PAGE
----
Stress and Your Immune System

Why stress is harming your immune system (and what you can do about it).

Feeling any stress of late?

If you’re human and living on the planet Earth, you likely are.

Whether it be from the challenges of figuring out how to find your new routine with working from home, negotiating the logistics of work with child care or education, worrying over finances, or wondering if you’re going to get sick or not – and if you do, how bad will it be…… These are a few of the many potential causes of stress in your life right now.

Stress can take many forms as well. There can be an acute stress, usually due to a specific event such as the death of a loved one or loss of a job or marriage. And there can be chronic stress that can go on over months and even years, such as an illness, work problems, relationship problems, or any of the acute stressors that don’t get dealt with.

Did you know that stress can impact your immune system’s ability to function properly?

This is not brand-new information. Over the last several decades, the field of Psychoneuroimmunology has been focused on understanding the relationship and interplay between our behavior and our nervous system, endocrine system, and immune system. In fact, it has catalyzed a whole area of medical practice known as “mind-body medicine”.

Here’s what happens when we experience stress:

A stress event occurs and it causes our brain to signal for the release “stuff” (hormones, neurotransmitters, and chemicals called neuropeptides) that can affect all the tissues and systems of our body. This helps us react appropriately to the stress. Then, in theory, when the stressor goes away, those substances get broken down and their levels go back to normal, allowing our systems return to balance. When we are under chronic stress or with repeated exposures to stressors, it can result in chronically elevated levels of these substances. Essentially, we lose that balance and the things that are designed to protect us can start to have negative effects.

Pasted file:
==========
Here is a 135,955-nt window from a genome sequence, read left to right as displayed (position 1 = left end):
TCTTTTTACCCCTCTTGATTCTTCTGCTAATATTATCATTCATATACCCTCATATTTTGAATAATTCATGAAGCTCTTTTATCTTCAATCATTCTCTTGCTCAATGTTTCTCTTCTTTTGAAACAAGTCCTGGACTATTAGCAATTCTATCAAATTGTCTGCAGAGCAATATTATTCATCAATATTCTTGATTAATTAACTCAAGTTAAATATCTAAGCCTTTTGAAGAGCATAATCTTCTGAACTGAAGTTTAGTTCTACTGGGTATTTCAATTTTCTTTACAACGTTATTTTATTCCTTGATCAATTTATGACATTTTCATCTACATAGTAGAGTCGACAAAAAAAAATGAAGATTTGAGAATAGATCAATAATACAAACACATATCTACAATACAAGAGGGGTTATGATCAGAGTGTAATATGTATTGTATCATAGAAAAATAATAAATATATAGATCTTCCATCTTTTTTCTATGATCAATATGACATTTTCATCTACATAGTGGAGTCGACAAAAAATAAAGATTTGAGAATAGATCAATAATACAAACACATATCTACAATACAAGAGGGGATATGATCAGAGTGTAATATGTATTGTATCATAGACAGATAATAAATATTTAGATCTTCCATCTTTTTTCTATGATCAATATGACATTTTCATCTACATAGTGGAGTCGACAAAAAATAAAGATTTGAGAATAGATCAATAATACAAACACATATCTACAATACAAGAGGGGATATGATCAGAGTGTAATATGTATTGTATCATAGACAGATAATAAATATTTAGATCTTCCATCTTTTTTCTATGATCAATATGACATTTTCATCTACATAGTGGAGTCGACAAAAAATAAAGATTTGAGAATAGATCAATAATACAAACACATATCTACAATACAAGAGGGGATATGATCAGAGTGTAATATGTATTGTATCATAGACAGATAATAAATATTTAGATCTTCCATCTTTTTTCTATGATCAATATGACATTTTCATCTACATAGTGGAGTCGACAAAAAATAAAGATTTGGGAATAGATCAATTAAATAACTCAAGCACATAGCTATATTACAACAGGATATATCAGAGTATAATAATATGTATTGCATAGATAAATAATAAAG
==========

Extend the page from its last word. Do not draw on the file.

One of the key players in this system is the steroid hormone cortisol, which comes from the adrenal glands that sit atop of the kidneys.

When we are under chronic stress or with repeated exposures to stressors, it can result in chronically elevated levels of cortisol and this can lead to many issues, including – raising our blood sugar, elevating our blood pressure, disrupting how our body utilizes protein, carbohydrates, and fat from our diet, creating weight gain, increasing inflammation, disrupting our sleep/wake cycle, creating menstrual problems in women and hormone imbalance in men, creating problems with digestion, and creating anxiety/depression and memory and concentration problems.

And excess cortisol can also impact our immune system’s ability to function effectively. This in turn can potentially leave us vulnerable to outside threats such as viruses, bacteria, and parasites, but also internal threats such as the initiation of cancer cell growth and replication.

Any of this sound familiar?

Now for some good news…… While these health issues can and do arise due to stress, they do not inevitably have to be the result we experience.

It is unavoidable that we are going to experience stress in our lives. They key is how we deal with it when it occurs – and to do our best to not allow it to become a chronic problem.

How do we accomplish this?

It starts with a simple thought – become aware that you are under stress when you are under stress. From there, you can make a choice to do something about it.

Here are some ideas:

  • Eat a healthy diet – avoid excess sugar, salt, caffeine, and alcohol and eat a balance of protein, low glycemic carbohydrates, and healthy fats
  • Exercise regularly – moving your body helps to dissipate the elevated cortisol that is in your system